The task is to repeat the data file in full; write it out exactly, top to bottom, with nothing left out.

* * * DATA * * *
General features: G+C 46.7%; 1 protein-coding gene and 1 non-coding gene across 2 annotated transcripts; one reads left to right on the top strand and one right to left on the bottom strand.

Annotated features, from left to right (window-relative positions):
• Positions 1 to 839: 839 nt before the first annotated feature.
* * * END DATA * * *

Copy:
General features: G+C 46.7%; 1 protein-coding gene and 1 non-coding gene across 2 annotated transcripts; one reads left to right on the top strand and one right to left on the bottom strand.

Annotated features, from left to right (window-relative positions):
• Positions 1 to 839: 839 nt before the first annotated feature.